He predicted “growth for Aerolineas and Austral”, without specifying any concrete plans, and vowed to pursue “dialogue” with labour collectives.
A pilot-union source says trade unions have informally agreed to give Argentina’s new government “a few weeks of peace” as they evaluate the emerging situation.
Ceriani faces a number of challenges and must make strategic decisions, including the long-delayed decisions on what to do about the flag carrier’s loss-making long-haul network and its fleet.
Designated as Luis Malvido’s replacement in December by the recently elected Peronist government, Ceriani had previously served as the airline’s head of government relations between 2009 and 2013, just after its renationalisation.
The previous liberal administration led by Mauricio Macri opted for designating private-sector executives to leadership positions at Aerolineas in an attempt to prepare the airline for competition while simultaneously reducing state subsidies. However, the new Alberto Fernandez-led government seems to be returning to the practice of designating executives with a clear Peronist political profile, traditionally protectionist and little inclined to favour competition against state companies.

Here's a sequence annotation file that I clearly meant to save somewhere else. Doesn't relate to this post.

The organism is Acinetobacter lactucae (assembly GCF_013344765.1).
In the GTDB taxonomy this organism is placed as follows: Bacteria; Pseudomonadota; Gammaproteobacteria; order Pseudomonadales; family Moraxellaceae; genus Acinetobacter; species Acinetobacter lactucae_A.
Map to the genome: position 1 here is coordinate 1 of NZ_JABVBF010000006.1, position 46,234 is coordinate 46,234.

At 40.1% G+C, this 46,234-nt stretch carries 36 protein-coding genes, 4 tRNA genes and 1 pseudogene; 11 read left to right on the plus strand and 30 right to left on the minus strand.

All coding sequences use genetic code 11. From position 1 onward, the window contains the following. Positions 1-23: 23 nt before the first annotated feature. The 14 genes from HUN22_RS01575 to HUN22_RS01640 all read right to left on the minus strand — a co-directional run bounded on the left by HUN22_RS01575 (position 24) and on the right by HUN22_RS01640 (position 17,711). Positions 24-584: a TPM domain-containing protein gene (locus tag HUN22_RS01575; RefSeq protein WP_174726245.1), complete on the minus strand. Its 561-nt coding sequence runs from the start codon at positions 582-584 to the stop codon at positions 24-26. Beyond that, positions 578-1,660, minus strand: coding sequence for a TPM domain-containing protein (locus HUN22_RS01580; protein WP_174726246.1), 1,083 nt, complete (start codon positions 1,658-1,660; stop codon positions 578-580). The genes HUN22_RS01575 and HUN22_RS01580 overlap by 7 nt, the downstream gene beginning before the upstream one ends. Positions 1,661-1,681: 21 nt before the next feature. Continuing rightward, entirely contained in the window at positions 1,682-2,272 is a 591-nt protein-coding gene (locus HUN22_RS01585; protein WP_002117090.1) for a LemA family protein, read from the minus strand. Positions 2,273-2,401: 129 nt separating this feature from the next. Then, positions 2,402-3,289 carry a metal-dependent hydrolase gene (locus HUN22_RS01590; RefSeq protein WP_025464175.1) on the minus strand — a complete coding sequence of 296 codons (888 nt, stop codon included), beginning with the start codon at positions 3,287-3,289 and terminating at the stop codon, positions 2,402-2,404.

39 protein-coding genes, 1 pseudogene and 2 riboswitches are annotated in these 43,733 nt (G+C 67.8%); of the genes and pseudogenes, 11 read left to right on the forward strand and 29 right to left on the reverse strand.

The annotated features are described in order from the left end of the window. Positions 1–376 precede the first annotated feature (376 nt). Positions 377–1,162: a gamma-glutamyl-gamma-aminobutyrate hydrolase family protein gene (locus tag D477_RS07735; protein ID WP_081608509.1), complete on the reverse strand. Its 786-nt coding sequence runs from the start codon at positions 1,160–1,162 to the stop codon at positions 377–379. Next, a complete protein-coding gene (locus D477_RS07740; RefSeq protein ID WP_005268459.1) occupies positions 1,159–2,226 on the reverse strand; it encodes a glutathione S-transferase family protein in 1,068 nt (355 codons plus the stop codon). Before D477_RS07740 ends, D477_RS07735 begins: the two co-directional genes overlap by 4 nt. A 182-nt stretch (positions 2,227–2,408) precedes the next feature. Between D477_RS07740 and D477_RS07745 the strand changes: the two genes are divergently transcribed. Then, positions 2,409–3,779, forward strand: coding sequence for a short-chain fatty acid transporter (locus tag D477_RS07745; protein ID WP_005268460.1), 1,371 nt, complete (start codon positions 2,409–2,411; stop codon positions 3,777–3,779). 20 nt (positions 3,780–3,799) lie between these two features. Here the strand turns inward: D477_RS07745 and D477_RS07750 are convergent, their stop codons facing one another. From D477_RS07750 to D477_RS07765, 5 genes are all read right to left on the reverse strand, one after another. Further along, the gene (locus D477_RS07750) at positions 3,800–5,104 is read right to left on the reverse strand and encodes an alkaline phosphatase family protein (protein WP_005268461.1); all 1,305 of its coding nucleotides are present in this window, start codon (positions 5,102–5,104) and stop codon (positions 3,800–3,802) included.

Paul Scurrah, Virgin Australia
Virgin Australia’s Paul Scurrah has the airline’s inflated structure, workforce and other costs firmly in the crosshairs as he attempts to make the loss-making airline robust enough to deliver profits in all conditions.
In response to this challenge, Scurrah took the axe to Virgin Australia’s workforce in August 2019, with 750 positions set to go by the end of June 2020. That is aimed at delivering A$75 million ($52 million) in cost savings, while a further A$50 million in savings is expected to come from squeezing its suppliers – including its aircraft lessors.
But the airline is not in dire straits, having ended the 2019 fiscal year in a strong position with a cash balance of A$1.74 billion. Just over A$1 billion of that is being spent retiring outstanding US dollar bonds, winding up its enhanced equipment note programme, and other debt repayments.
With enough cash in hand, Scurrah has made it clear that recovering its margins and becoming sustainably profitable are his core goals.
The job cuts and management restructuring were the big headline events, but the airline continues to implement a major network and fleet review.